Report: Apple's iOS 7 redesign still in flux, major revisions likely before release

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Apple's (NASDAQ:AAPL) redesigned iOS 7 is expected to experience dramatic revisions before it reaches consumers this fall, with insiders calling the preview version unveiled Monday a "mid-stride" snapshot, The Next Web reports.

Sources said Apple design and development teams remain hard at work on iOS 7, adding the version demonstrated at the company's annual Worldwide Developers Conference is firmly a "work in progress." iOS 7 is still so much in flux that some of the builds demonstrated at WWDC were in fact newer than the versions seeded to developers via the iOS 7 beta.

The Next Web adds that the revamped icons and other visual cues are particularly subject to change, noting that members of Apple's marketing and communications staffs, not its iOS app design teams, created the versions presented at WWDC. Apple did not respond to request for comment.

Calling iOS 7 "the biggest change to iOS since the introduction of the iPhone," Apple CEO Tim Cook credited the sleek, flat aesthetic identity to Apple's Senior Vice President of Industrial Design Jony Ive, who appeared in a WWDC video spotlighting the new approach. "iOS 7 has a whole new structure that is coherent and applied across the entire system," Ive said. "We see iOS 7 as defining an important new direction, and in many ways defining a new beginning."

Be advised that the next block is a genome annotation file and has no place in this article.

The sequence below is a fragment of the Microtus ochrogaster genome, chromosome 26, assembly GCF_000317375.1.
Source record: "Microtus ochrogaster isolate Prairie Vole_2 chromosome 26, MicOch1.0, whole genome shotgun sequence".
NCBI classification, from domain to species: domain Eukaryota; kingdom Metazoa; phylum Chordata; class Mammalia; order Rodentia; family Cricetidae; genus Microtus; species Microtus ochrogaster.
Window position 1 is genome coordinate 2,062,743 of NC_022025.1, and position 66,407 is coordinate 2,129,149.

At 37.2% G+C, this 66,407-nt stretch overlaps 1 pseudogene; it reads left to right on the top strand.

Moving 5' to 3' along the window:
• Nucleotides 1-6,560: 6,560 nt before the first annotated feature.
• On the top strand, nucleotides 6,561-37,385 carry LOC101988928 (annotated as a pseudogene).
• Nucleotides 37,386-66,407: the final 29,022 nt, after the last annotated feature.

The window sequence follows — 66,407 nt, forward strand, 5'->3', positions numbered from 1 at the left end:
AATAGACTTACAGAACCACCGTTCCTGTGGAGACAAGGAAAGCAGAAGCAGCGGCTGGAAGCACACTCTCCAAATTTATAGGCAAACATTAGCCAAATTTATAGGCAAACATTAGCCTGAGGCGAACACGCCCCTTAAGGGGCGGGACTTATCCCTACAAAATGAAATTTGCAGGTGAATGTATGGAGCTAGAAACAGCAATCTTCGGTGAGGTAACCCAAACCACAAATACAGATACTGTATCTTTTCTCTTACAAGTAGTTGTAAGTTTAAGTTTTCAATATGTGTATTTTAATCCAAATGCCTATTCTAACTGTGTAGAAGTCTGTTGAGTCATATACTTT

Among the biggest changes in iOS 7 is the elimination of skeuomorphism, the longstanding iOS design aesthetic that leverages real-world images and metaphors like linen-textured gray backgrounds, wooden bookshelves and spiral-bound notebooks. Ive instead masterminded a streamlined, minimalist design spanning all facets of the platform. "We tried to create an interface that is unobtrusive and deferential," he said. "Even the simple act of changing wallpaper has a notable effect across the entire iPhone."

iOS 7 also includes redesigned icons for all core system applications, as well as a new lockscreen minus the familiar slider bar and a translucent keyboard that shows all the content behind it. In addition, the UI responds to gyroscopic movement, with the angle and lighting changing in relation to the user's motions.

For more:
- read this Next Web article

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